News from the American Physical Society
Highlights in this issue: The science of selling Harry Potter, and understanding how spaghetti breaks.
Shocking Analysis of Book Sales
F. Deschâtres and D. Sornette
Phys. Rev. E 72, 016112 (2005)
Rave reviews and ad blitzes are important for a new book's sales, but it's the buzz among readers that will really get a book moving off the shelves, according to a paper published this month in the journal Physical Review E. Researchers at the Université de Nice-Sophia Antipolis in France and the University of California, Los Angeles studied sales of books on Amazon.com. They found that sudden bursts of publicity (exogenous shocks) are less important than informal chatter among book readers (endogenous shocks) in the overall sales numbers. At least that is the case for books like the best seller "The Devine Secrets of the Ya Ya Sisterhood." "Harry Potter and the Half-Blood Prince," however, is setting new sales records following one of the largest first printings ever. Only time will tell if the sales model holds true for such eagerly anticipated blockbusters as J.K. Rowling's latest work.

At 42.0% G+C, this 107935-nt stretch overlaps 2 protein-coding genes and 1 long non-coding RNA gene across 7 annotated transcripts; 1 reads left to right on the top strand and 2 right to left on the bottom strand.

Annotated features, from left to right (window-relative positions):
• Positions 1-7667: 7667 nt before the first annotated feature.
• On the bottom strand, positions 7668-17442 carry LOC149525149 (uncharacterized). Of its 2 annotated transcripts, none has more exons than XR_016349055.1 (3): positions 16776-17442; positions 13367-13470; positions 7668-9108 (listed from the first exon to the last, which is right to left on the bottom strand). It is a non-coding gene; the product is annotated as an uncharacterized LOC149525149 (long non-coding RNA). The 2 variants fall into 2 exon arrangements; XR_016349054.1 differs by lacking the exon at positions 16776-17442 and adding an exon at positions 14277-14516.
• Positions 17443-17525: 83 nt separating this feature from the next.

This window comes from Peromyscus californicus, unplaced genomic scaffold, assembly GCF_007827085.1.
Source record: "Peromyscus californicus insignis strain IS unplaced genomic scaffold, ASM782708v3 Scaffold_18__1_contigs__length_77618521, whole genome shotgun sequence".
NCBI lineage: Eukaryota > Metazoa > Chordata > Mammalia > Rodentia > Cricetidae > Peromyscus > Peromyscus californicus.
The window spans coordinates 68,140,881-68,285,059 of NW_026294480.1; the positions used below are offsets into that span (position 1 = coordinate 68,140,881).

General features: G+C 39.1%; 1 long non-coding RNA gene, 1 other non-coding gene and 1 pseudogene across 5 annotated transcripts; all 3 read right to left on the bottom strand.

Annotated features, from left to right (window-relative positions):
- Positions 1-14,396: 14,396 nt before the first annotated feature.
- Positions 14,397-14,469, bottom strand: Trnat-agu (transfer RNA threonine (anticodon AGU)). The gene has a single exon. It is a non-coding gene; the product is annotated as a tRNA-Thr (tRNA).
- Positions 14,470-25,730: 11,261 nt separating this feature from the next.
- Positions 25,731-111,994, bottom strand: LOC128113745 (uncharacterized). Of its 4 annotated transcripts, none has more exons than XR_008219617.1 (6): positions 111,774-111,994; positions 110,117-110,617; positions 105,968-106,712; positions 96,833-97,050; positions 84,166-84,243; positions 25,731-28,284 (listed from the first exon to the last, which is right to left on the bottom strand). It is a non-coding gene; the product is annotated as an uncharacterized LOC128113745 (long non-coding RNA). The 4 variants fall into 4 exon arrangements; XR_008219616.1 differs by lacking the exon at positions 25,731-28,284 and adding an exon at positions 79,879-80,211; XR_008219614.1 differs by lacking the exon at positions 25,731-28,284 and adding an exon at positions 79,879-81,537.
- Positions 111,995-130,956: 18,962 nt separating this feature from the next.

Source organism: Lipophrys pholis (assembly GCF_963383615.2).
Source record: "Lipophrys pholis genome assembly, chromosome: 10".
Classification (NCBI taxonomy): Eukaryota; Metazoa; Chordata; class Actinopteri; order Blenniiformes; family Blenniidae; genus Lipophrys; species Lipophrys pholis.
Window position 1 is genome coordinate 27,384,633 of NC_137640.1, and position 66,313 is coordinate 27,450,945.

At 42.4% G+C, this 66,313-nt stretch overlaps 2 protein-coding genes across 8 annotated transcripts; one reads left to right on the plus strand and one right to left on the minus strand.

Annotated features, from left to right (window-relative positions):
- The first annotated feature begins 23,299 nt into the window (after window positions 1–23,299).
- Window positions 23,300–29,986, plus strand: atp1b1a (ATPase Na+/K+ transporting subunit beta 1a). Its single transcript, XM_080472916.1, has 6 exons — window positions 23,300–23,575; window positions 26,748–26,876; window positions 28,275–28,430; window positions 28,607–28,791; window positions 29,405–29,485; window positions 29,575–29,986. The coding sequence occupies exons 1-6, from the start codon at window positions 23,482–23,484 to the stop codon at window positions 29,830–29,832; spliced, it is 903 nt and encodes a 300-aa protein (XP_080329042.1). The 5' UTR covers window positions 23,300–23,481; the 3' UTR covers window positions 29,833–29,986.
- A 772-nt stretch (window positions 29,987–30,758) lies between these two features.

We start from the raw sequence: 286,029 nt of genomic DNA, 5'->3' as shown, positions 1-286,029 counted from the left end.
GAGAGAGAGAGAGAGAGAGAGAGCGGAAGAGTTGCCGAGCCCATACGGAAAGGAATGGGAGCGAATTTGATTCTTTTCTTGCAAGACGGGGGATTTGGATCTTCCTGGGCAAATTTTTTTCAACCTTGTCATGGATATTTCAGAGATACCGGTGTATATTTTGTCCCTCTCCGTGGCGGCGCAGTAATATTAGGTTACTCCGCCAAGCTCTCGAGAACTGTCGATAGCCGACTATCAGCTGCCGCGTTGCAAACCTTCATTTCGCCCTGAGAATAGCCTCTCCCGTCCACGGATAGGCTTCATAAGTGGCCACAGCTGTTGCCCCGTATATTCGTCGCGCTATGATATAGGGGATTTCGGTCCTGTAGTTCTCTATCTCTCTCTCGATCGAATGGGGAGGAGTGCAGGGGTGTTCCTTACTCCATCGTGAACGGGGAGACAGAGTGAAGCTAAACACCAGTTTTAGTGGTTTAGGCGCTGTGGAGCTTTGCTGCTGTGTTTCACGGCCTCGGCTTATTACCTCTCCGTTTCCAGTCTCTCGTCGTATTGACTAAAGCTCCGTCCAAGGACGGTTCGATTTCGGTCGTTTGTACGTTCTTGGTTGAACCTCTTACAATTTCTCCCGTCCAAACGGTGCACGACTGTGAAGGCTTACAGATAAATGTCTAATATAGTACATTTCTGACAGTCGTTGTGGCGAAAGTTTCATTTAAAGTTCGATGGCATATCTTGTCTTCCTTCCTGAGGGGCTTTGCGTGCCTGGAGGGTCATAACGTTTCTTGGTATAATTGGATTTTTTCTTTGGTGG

Why Does Spaghetti Break into More than Two Pieces?
B. Audoly and S. Neukirch
Phys. Rev. Lett. (upcoming article)
When dry spaghetti snaps, it usually breaks into several fragments, not just two equal pieces. Pasta-eaters and scientists alike have been puzzled by this, but now researchers at the CNRS/Universite Paris VI in France have explained the phenomenon. They experimented with several different thicknesses of dry spaghetti, which they clamped at one end, then bent and suddenly released, causing the strand to break. According to their analysis, after release, the rod's curvature initially increases near the just-released end. Then a wave travels along the pasta. The first break occurs somewhere along the rod when the curvature exceeds a critical limit. The shock of the initial break then causes more bending waves to travel along the two newly formed pieces of the spaghetti, where they locally increase the curvature further and cause more breaks, leading to a cascade of cracks.
Source: Eurekalert & othersLast reviewed: By John M. Grohol, Psy.D. on 21 Feb 2009
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-- John D. Rockefeller